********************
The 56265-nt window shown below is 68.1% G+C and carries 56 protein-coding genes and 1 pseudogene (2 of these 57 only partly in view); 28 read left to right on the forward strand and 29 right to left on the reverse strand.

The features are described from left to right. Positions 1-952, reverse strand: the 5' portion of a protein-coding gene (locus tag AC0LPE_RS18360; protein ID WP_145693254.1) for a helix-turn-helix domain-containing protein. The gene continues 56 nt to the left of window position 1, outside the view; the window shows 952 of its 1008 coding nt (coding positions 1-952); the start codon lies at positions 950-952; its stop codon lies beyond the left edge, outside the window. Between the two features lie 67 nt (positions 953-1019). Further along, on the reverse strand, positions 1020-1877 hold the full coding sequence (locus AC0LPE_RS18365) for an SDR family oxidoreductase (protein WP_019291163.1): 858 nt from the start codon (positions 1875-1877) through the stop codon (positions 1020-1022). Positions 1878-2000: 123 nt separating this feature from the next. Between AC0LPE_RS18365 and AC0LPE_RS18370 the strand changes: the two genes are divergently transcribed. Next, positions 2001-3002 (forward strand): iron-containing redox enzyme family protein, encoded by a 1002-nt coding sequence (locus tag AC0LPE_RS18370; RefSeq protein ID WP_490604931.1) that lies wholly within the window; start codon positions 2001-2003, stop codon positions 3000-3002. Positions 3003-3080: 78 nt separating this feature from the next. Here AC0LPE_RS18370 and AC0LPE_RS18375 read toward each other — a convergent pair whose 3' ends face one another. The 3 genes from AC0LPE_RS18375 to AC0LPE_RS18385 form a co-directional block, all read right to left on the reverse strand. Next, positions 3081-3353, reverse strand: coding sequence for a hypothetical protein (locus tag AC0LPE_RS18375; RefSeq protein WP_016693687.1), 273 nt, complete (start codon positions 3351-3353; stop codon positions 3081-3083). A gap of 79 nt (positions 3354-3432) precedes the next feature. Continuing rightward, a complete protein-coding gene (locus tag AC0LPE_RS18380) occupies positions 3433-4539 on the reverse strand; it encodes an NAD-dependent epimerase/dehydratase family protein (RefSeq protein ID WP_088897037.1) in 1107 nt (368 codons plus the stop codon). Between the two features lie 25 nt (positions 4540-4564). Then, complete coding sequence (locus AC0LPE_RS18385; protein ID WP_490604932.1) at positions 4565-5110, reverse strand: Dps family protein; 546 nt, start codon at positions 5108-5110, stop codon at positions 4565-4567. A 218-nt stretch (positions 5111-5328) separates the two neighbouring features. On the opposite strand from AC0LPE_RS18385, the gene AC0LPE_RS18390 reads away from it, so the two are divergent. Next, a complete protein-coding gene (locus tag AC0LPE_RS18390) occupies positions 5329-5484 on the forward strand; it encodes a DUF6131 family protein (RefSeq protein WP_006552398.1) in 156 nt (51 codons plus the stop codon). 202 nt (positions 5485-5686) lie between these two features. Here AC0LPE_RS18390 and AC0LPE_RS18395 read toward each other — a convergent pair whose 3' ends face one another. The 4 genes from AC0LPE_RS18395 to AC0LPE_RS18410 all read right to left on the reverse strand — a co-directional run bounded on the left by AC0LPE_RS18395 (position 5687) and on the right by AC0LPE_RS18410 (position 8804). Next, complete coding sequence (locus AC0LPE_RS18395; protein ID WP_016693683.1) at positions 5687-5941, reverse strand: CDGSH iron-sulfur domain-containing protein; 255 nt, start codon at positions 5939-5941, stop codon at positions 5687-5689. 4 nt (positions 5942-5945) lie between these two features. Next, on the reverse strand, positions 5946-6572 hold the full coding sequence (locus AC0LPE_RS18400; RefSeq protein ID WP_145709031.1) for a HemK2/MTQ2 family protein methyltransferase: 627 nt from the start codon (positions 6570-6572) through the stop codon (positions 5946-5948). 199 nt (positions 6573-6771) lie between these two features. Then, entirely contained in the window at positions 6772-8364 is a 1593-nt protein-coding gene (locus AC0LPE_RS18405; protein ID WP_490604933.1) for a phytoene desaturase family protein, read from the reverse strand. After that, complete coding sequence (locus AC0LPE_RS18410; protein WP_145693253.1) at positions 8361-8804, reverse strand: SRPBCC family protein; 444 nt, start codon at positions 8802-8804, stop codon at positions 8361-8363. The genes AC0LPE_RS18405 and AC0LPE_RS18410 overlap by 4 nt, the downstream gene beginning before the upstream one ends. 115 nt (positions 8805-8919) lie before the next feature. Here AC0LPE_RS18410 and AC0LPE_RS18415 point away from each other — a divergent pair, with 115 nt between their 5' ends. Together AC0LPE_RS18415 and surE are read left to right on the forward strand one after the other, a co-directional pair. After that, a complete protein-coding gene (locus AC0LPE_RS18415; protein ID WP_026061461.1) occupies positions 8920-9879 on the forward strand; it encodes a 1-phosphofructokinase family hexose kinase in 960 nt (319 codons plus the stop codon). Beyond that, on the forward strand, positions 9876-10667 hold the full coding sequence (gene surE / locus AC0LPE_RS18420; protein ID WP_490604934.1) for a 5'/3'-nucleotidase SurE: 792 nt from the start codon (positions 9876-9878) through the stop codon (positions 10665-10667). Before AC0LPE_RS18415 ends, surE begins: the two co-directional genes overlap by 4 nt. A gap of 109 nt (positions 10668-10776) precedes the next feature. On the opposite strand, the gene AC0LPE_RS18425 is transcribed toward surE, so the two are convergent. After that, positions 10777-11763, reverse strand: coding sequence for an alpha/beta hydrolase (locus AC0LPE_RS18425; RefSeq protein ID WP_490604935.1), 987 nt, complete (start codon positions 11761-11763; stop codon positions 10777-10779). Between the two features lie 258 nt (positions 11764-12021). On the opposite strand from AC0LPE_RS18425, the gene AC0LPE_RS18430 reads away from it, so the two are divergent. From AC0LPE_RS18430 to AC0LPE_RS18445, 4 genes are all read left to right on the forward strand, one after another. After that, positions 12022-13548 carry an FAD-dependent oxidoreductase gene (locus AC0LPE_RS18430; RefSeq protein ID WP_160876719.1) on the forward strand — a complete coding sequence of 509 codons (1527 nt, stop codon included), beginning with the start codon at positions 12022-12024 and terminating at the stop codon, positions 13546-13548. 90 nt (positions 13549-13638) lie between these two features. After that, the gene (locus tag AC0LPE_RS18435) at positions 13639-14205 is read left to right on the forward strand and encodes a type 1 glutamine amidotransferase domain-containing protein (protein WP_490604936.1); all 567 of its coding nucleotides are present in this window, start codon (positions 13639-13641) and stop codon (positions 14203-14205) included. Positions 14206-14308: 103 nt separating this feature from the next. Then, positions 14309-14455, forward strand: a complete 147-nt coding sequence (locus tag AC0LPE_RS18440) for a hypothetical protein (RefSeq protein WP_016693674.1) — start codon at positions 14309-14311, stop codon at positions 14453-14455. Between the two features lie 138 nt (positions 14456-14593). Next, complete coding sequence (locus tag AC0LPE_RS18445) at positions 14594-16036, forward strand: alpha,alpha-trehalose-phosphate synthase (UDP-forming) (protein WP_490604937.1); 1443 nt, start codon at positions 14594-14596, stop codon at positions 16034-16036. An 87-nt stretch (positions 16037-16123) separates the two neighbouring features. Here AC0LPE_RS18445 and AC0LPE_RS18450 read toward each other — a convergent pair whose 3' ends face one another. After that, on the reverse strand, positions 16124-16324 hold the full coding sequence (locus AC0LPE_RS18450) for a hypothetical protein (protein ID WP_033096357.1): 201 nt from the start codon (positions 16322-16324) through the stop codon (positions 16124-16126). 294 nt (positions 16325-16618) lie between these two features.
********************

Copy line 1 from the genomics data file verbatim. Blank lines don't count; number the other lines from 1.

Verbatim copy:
The 56265-nt window shown below is 68.1% G+C and carries 56 protein-coding genes and 1 pseudogene (2 of these 57 only partly in view); 28 read left to right on the forward strand and 29 right to left on the reverse strand.